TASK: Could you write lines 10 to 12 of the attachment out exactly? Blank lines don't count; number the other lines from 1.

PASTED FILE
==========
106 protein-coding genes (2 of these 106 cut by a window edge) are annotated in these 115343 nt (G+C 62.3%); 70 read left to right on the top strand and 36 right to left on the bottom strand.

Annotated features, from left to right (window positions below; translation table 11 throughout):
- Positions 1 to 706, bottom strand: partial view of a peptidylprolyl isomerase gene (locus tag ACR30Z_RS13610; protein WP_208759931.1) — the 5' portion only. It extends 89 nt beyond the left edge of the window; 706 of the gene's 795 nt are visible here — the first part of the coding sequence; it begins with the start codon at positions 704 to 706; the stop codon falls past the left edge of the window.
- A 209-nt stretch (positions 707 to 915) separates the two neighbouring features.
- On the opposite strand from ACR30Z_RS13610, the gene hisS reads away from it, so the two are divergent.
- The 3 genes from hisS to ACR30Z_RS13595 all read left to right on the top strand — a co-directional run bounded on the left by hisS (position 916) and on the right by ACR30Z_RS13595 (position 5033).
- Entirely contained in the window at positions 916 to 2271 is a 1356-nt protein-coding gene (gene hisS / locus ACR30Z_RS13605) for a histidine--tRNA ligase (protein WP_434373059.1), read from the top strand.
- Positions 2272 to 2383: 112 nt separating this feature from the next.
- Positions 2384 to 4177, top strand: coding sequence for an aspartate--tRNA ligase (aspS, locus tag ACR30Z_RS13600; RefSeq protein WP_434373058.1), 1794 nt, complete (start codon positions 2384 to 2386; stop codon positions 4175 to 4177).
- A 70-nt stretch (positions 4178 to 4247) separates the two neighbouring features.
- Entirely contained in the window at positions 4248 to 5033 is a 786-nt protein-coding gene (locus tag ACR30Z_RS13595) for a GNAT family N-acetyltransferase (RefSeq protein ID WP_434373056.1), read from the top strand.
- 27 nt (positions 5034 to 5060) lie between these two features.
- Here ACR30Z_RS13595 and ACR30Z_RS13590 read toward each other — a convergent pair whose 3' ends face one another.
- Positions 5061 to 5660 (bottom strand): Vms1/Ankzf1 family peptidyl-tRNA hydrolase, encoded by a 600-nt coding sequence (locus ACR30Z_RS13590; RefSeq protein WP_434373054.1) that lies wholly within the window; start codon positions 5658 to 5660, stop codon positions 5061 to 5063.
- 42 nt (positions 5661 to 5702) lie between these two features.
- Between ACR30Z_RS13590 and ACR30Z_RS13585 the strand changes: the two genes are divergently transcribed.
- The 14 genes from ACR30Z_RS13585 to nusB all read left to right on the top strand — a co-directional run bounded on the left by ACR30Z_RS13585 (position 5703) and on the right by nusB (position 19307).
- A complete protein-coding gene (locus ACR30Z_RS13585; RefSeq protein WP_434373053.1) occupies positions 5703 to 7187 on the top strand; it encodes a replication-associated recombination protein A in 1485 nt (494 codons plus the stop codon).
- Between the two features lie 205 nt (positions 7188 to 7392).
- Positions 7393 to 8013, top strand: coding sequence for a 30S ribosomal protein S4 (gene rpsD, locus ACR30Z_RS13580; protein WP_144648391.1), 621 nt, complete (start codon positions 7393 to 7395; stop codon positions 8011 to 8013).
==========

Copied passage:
- A 70-nt stretch (positions 4178 to 4247) separates the two neighbouring features.
- Entirely contained in the window at positions 4248 to 5033 is a 786-nt protein-coding gene (locus tag ACR30Z_RS13595) for a GNAT family N-acetyltransferase (RefSeq protein ID WP_434373056.1), read from the top strand.
- 27 nt (positions 5034 to 5060) lie between these two features.